Bernie Sanders is looking ever-westward for a shot at significantly closing Hillary Clinton’s delegate lead – or even taking his against-the-odds bid to the Democratic convention – and is aiming to stage a comeback starting this weekend in Washington state.

The state, anchored by the very liberal city of Seattle, is seen as friendly territory for the democratic socialist senator from Vermont, and is one of the most valuable delegate prizes left on the presidential primary map. It offers 101 delegates in Saturday’s caucuses – but Sanders will not only need to win, but win big to make any measurable difference in the race against Clinton.

The senator was buoyed, though, after walking away from the three contests earlier this week with more delegates than Clinton and chipping away, slightly, at Clinton’s enormous lead. While the front-running former secretary of state won the marquee Arizona primary, Sanders gained a net of nearly 20 delegates by pocketing wins in the Idaho and Utah caucuses.

Sanders has tended to do better in caucus contests, and will compete in three more of them this weekend. Hawaii and Alaska, while less valuable in terms of delegates, also are holding caucuses on Saturday, alongside Washington.

Sanders, who has been barnstorming Western states, told a Spokane, Wash., crowd on Thursday that a win in Washington would mark a major step toward the White House for his campaign, as he maintained he’s the best candidate to go up against the Republican nominee in November. 

“We are the strongest candidate. … We’re going to work together to get the nomination,” Sanders told the crowd. “We are gaining a lot of momentum. Just in the last week, we have closed the gap with Secretary Clinton.”

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Counting the “Democrats Abroad” global primary earlier this week, Sanders said he’s actually gained a net of roughly 25 delegates in recent days. Sanders returned to Washington Friday night for a Seattle rally, after a stop in Oregon earlier in the day.

The reality, though, is that Sanders would need a dramatic surge to catch up to Clinton or even hold her under the number needed to clinch the nomination.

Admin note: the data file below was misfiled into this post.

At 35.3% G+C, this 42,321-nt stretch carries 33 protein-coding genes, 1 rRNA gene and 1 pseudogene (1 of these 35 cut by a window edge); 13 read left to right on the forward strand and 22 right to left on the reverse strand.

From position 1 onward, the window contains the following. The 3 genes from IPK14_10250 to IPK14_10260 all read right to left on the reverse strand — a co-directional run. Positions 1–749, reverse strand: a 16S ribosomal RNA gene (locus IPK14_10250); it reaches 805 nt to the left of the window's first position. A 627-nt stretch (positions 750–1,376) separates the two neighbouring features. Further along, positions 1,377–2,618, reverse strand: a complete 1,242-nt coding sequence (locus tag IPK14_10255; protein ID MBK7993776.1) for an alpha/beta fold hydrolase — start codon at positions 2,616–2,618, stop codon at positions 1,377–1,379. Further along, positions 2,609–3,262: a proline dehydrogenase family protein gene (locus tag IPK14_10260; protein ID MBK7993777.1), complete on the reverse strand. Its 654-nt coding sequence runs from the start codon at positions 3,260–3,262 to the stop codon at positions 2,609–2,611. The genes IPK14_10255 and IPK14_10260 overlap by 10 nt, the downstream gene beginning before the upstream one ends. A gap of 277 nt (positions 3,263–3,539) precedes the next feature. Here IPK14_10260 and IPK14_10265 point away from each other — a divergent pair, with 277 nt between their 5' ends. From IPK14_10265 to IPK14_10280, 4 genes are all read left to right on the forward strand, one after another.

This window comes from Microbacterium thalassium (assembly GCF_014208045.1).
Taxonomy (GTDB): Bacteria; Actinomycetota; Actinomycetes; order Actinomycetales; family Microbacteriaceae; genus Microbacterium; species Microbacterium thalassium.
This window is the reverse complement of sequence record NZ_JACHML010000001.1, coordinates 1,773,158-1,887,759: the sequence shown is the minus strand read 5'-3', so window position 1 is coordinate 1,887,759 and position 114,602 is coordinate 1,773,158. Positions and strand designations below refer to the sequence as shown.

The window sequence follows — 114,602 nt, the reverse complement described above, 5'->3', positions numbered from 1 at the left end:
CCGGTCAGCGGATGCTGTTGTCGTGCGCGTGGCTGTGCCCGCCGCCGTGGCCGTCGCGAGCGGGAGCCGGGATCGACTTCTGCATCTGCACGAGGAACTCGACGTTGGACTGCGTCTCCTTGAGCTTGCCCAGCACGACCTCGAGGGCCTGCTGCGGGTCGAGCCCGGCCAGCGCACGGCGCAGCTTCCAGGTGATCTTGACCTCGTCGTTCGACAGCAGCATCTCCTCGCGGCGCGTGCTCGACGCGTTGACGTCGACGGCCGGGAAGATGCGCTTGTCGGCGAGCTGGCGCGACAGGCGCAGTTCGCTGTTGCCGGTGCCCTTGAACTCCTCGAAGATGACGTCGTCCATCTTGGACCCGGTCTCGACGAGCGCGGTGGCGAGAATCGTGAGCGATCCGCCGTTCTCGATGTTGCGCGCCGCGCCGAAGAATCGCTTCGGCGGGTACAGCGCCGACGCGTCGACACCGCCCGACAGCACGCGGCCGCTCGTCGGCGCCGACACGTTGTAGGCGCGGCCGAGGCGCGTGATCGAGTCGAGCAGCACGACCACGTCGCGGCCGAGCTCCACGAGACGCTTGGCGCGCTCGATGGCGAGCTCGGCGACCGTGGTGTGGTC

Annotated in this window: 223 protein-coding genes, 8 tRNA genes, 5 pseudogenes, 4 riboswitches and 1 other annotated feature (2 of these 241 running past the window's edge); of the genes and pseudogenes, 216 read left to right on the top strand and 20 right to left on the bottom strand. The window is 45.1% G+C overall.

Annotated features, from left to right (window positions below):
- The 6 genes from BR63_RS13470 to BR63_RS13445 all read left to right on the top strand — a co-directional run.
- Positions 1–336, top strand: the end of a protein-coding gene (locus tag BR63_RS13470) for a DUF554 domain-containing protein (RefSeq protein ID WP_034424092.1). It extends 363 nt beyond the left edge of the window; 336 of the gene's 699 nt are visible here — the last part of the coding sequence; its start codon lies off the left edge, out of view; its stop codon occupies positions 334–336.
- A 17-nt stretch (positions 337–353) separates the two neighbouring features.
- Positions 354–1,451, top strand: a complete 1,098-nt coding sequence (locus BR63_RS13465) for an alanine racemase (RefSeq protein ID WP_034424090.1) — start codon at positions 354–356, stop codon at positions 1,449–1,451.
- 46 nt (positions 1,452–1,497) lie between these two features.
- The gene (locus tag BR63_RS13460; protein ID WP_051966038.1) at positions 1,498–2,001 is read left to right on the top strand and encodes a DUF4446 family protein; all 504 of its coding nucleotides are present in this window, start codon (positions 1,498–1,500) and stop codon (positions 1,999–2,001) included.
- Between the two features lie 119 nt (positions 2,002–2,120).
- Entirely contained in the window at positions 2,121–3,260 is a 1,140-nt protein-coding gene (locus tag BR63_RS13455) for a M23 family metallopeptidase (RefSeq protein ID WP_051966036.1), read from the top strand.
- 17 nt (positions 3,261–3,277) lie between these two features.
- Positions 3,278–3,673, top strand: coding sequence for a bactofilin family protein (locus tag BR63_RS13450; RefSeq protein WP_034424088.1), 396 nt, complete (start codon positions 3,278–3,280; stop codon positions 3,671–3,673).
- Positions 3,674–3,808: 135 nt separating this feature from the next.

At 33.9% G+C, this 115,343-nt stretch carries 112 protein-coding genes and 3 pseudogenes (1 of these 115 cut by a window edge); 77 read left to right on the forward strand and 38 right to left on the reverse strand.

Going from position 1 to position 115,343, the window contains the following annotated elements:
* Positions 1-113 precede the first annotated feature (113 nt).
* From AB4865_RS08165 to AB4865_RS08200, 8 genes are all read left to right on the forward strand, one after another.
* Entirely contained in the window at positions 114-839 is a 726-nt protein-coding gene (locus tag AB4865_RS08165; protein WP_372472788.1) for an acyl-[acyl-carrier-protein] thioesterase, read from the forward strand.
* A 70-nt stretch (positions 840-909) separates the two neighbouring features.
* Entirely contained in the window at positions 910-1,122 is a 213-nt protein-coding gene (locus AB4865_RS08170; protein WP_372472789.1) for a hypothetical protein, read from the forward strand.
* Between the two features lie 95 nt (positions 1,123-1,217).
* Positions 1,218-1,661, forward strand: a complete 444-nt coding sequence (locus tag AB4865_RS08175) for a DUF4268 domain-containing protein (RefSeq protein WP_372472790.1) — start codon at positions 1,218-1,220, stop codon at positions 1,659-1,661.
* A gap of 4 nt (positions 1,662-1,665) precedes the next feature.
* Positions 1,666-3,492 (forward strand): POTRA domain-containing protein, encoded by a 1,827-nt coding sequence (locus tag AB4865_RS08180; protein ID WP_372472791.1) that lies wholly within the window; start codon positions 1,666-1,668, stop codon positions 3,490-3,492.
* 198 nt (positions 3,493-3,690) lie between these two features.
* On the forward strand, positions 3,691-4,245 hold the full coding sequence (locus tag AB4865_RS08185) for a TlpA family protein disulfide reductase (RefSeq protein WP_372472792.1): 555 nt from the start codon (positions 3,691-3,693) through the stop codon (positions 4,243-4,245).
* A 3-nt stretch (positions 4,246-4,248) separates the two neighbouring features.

Right now, Clinton has a gaping, 1,690-946 delegate lead over Sanders, when “superdelegates” – party insiders able to support whomever they want – are included. Even among the so-called pledged delegates, bound to candidates by their states' elections, Clinton has 1,223 to Sanders’ 920.

It takes 2,383 delegates to clinch the nomination.

"The real problem is the math," said Geoffrey Skelley, a political analyst at the University of Virginia Center for Politics, while noting Sanders does better in caucuses and is helped by “the fact that his supporters are more energized.”

During a Tuesday campaign stop in Everett, about 30 miles north of Seattle, Clinton noted she has gotten 2.6 million more votes than Sanders and more votes than anyone else, including Republican front-runner Donald Trump.

Most of the state's Democratic leadership has endorsed Clinton, including Gov. Jay Inslee and Sens. Patty Murray and Maria Cantwell.

But Sanders has raised more in individual contributions from this state than any other presidential candidate.

Seattle leads the way among large cities in per-capita individual contributions to Sanders, with about $145 for every 100 people, according to an analysis of federal campaign data. In terms of dollars, Seattle trails only New York and San Francisco in total individual contributions from cities, with $884,000 given through the end of February. That does not include individual contributions under $200, which makes up the majority of Sanders' support.

"The senator has made clear that we're taking this all the way to the convention in July," said Sanders' Washington state director Dulce Saenz. "We have an uphill battle, absolutely. There's no denying the math, but the second half of the primary calendar is much more favorable to Bernie."

Time will tell. After this weekend’s contests, there is mostly a lull in the primary calendar until a round of delegate-heavy Eastern states vote in late April – including New York, which Clinton represented in the Senate.

Fox News’ Lauren Blanchard and The Associated Press contributed to this report.